And then there were all the wondrous little morsels that I heard about later. On Saturday night, when Rachel and Haley took over pie making for my sisters, Mom overheard Rachel ask Haley if she was going to cry at the wedding and Haley responded, “ of course.” While Jesse was waiting for the go ahead to turn around to see me in my dress for the first time, he was really worried he wouldn’t like the dress, that the makeup and hairstyle would be over the top and he wouldn’t like it. Mom had overheard him say, “What if I don’t like the dress?” She assured him he’d love it. Isaiah told me later, while we were off on our photo shoot, Daniel paced by his car, practicing his speech. Isaiah said it was cute and thought it was great that we had someone who cared so much for us. Waiting for the ceremony to begin, Jesse didn’t just disappear to go to the bathroom but went downstairs to Isaiah’s apartment to get away from the chaos upstairs and to practice the song one more time. My sisters helped Jason line up the kids to walk down the aisle. Isabel was mad at Sylvia while they walked down. People oohed and awed over the girls’ dresses. Karin cried after hugging Jesse, as she turned to take her seat (and Ben caught it on camera!). Lars cried. Mom cried. Larry cried. After escorting my mom, Jesse forgot he was supposed to stay up there and started to head back up. Daniel thought about going over and picking up Jesse’s lyric sheets when they blew off the stand but decided against it. People thought the ceremony beautiful, others described it as lovely. Shirley, Jesse’s grandma, said it was the most beautiful wedding she’s ever attended. Grandma Benike was delighted that her dress matched the little girls’ dresses. People asked Mom how we managed to come up with such a good looking group for the bridal party, and received compliments on how beautiful my sisters were. Lot of people, ladies, commented to Mom on my dress and how it was so me, like it had been made just for me. Isaiah, Jonathan and Mom received lots of comments on how beautiful the farm looked, that it was a lovely and beautiful location for a wedding. (My brothers also heard people say how beautiful the whole bridal party was and the bride.) People complimented Jesse’s hair. The food was praised so much, people told me how delicious it was while we were at another wedding. At least a couple people loved our book selections. The decorations were praised. (Anna described the decorations as having, “a romantic, woodland, fairy wedding vibe.” She wrote in her blog, “Seeing their personalities and stories come together in the details was so sweet…I love how soft and dreamy Bethany’s dress was.” And, “Jesse surprised us all and sang “If I Stand,” by Rich Mullins. He did a great job and was definitely a highlight of the ceremony.”… “Everyone worked together, each using their talents and skills, and a beautiful wedding was the result.”) Xavier danced with Madison, classmates and second cousins. Jesse said only twenty percent of the people danced but Mom said the people who didn’t dance had just as much fun watching the dancing. Mom also said people really enjoyed themselves and had a lot of fun. Jesse said later, “I know it’s cliché, but while we were dancing, I wasn’t aware that people were watching us.” We received praises for using real plates. And many people wondered at the lack of biting insects, there really weren’t any. (I had prayed there would be no biting insects flying around the areas of the yard we were using for the wedding.) People in the community who weren’t even there mentioned to Mom that the food was fabulous and everything was beautiful. It was like the best dream becoming reality. Another awesome thing about our wedding was the variety of people present and that so many of them knew each other outside of knowing us. A whole community came together to celebrate with us.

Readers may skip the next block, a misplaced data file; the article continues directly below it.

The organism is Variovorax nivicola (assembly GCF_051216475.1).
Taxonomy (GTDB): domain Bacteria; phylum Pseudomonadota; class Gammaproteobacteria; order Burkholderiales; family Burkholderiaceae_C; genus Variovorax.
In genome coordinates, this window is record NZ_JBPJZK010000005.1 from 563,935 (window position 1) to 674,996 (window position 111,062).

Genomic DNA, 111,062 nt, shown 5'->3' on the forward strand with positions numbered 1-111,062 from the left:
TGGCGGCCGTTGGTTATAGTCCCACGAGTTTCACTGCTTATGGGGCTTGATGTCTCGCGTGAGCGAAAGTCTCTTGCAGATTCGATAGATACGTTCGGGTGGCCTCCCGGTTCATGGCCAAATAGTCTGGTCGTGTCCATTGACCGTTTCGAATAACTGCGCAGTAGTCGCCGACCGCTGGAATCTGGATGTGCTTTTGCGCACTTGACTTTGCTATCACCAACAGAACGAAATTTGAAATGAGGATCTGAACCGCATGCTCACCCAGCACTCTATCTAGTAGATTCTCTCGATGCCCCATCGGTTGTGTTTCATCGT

Photo by Ben Paulson